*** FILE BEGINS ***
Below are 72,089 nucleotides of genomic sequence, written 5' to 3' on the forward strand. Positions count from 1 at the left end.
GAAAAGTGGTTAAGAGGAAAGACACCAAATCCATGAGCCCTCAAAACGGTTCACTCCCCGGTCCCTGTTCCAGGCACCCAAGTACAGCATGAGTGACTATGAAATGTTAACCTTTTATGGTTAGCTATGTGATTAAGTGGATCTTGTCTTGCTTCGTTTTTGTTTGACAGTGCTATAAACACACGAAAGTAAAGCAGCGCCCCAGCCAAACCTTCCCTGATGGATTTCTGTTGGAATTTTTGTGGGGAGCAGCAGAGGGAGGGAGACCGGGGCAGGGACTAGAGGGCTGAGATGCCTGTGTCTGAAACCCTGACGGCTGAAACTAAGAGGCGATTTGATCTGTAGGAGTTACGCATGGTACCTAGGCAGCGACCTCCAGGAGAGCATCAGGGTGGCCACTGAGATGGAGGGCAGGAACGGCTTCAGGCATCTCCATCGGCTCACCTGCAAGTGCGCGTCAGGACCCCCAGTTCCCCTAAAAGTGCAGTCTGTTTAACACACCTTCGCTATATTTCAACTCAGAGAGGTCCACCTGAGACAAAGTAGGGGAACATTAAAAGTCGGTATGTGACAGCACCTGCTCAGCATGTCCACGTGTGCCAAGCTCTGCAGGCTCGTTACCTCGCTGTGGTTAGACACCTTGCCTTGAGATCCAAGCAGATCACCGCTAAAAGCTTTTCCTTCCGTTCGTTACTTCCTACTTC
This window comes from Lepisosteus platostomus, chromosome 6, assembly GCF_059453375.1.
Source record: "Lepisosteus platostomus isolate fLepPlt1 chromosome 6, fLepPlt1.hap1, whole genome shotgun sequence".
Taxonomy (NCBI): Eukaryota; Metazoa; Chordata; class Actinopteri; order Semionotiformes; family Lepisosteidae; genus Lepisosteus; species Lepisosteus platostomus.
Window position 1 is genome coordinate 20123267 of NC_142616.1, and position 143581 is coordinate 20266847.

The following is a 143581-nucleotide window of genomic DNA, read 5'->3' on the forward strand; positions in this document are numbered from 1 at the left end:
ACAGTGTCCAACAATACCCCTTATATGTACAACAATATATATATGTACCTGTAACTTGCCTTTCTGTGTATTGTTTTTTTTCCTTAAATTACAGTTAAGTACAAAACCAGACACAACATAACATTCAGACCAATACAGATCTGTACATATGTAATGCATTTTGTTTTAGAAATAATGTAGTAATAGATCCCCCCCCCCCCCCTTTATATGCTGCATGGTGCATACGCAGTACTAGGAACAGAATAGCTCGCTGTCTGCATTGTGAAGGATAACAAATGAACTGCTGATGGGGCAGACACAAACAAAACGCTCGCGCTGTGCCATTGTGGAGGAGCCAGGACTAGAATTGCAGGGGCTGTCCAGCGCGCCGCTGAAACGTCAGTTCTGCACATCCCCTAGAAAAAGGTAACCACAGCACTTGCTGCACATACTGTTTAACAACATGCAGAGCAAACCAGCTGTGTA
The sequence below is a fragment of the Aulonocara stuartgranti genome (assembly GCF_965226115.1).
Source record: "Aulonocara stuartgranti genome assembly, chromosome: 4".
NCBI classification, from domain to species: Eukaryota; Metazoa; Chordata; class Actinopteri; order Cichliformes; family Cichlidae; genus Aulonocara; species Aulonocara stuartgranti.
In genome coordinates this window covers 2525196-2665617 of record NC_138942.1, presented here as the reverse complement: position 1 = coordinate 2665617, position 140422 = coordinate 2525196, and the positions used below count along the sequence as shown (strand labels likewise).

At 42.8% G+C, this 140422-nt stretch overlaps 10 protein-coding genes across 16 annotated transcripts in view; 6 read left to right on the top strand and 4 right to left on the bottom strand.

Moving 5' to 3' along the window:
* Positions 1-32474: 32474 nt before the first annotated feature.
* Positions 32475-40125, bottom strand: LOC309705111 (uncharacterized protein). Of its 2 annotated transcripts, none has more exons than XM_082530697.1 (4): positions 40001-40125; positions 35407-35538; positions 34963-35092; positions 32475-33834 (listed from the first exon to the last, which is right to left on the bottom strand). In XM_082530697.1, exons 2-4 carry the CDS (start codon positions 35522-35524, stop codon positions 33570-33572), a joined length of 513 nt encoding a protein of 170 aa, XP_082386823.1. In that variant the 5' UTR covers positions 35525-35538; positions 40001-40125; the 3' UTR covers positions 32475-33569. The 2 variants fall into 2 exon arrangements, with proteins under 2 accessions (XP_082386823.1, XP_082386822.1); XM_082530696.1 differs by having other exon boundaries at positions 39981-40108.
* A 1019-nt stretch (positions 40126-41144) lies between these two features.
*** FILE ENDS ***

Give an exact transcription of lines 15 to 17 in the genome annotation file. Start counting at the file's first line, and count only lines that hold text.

* Positions 1-32474: 32474 nt before the first annotated feature.
* Positions 32475-40125, bottom strand: LOC309705111 (uncharacterized protein). Of its 2 annotated transcripts, none has more exons than XM_082530697.1 (4): positions 40001-40125; positions 35407-35538; positions 34963-35092; positions 32475-33834 (listed from the first exon to the last, which is right to left on the bottom strand). In XM_082530697.1, exons 2-4 carry the CDS (start codon positions 35522-35524, stop codon positions 33570-33572), a joined length of 513 nt encoding a protein of 170 aa, XP_082386823.1. In that variant the 5' UTR covers positions 35525-35538; positions 40001-40125; the 3' UTR covers positions 32475-33569. The 2 variants fall into 2 exon arrangements, with proteins under 2 accessions (XP_082386823.1, XP_082386822.1); XM_082530696.1 differs by having other exon boundaries at positions 39981-40108.
* A 1019-nt stretch (positions 40126-41144) lies between these two features.